Loudo is a very frequent visitor to these shores and is well received . he plays a range of his material , the most poignant being the song about how he hit one of his kids and the damage it did to their relationship.There ain't too many artists put their lives on public display as much as he does and its a great set.
Richard Thompson goes down well on the main stage in his first ever visit to Adelaide, getting the crowd singing along on Jimmy Shands and giving a fantastic version of Two left feet to finish his set. African Salif Keita, finishes off Saturday night in fine style with a more laid back stance than in his previous visit in 1993- which is a pity , as I really preferred the fire of his previous band, who rocked prodigiously . Thats not to say this is a bad band, just different and its good to see Salif not standing still, the music has changed, become more cerebral and hypnotic. We still are not sated, we want more music, so after this we mosey on over to the drum tent and finish the night grooving to an impromptu drum circle which seems to go on forever. At the end the head drummer grins and sez " you just had a lesson in the power of the drum" - and that says it all- it is in some ways the highlight of the day.
Day three. Sun 3-2-97.
Sunday morning, I sleep in the outside room and wake at six desperately needing to go do number two's, I find my friend has locked me out and there is no access to his toilet. I desperately grab one of his drums and drum quietly for an hour to keep my mind off my bowels. Finally I am about to take a dump in the garden when he wakes up - sweet relief !. But once again I am impressed by the power of the drum- I could not have held on without it. !
By now the pace is getting a little heavy for our middle aged bodies. but we are joined by my surfer friend Kim, who drives us to the gig. We also fortify ourselves suitably before we leave home and we float into the arena to see fine sets by Shooglenifty ( yet again ) and Afro Celt Sound System who turn in a mystic and sometimes frenetic set. The Afro celts had most of their equipment go astray on Friday , play at the same time as RT on Saturday and there's no way we are going to miss a set by HIM, so this is the only time we catch them and we are impressed.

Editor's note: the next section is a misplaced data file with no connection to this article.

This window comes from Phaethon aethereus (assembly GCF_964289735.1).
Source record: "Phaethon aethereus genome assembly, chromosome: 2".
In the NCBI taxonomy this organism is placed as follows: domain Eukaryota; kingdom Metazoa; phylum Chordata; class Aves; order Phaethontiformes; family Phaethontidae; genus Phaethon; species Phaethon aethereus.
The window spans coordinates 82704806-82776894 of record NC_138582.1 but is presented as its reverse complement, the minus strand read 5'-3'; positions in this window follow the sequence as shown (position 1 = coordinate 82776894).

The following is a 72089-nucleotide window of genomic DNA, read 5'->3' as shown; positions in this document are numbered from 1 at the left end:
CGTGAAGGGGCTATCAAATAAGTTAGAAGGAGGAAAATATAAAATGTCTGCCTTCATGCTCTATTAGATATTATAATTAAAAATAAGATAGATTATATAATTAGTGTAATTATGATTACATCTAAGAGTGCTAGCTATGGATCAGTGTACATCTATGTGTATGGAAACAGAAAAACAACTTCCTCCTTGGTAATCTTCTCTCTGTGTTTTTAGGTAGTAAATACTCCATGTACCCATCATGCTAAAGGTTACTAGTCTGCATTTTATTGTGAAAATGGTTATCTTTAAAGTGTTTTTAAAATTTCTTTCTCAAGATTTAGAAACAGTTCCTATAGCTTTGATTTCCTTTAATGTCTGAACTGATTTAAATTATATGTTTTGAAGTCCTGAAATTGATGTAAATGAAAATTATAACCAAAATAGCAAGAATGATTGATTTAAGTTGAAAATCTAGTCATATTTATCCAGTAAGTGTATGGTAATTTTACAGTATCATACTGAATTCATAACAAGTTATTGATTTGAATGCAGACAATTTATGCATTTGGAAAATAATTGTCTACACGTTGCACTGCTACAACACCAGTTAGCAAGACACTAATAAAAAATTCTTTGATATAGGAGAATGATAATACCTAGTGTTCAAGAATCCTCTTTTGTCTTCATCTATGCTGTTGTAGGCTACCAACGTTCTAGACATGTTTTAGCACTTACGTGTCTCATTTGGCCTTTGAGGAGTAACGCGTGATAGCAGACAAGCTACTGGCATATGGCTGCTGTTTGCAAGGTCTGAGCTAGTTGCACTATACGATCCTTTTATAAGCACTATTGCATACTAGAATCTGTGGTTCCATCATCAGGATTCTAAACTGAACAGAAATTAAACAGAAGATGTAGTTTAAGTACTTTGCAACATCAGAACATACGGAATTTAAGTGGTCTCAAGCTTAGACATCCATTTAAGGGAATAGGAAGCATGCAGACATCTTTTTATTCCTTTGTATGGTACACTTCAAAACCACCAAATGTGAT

After this I am at the beer tent when I am accosted by no less than TWO deadheads simultaneously, neither of whom knows each other at all- weird coincidence!. One is a local, Phil Rolston, ( an old bastard like ourselves) . The other guy, Christopher, is a young dude from Oregon. We gab on about the usual , Jerry dying, new releases , lack of deadheads in Australia, etc and exchange addresses. This is great, three new Deadheads in two days !- I just cannot believe it.
Back to the main stages and Richard Thompson is stunning, he and Danny Thompson on acoustic bass brew up a huge storm and their jams are massive , definitely the set of the weekend. (see Rt review of the show elsewhere on the site) Likewise for Loudon Wainwright, who is happier playing in the twilight as the sun doesn't shine on his bald spot. He also covers his legs which is a bonus for everyone. He finishes with "the acid song "and gets a cheer from about four people when he mentions the Grateful Dead . Local hero Paul Kelly lays down a mean reggae number and finishes his set with Aboriginal songster Kev Carmody to a huge reception,-I'm converted.At one time they bring a bunch of Aboriginal children onstage and get them to sing along, which is fun. Once again we meet Phil Cotterill and Jenny to discover that they have met more US heads , from Pittsburgh and Ohio- the t shirts strike again !- we pose whilst Jenny takes some shots of us shouting " We want Phil " to the total mystification of the crowd around us. We part with pledges to send Phil copies of the radio broadcasts and to get together again sometime soon.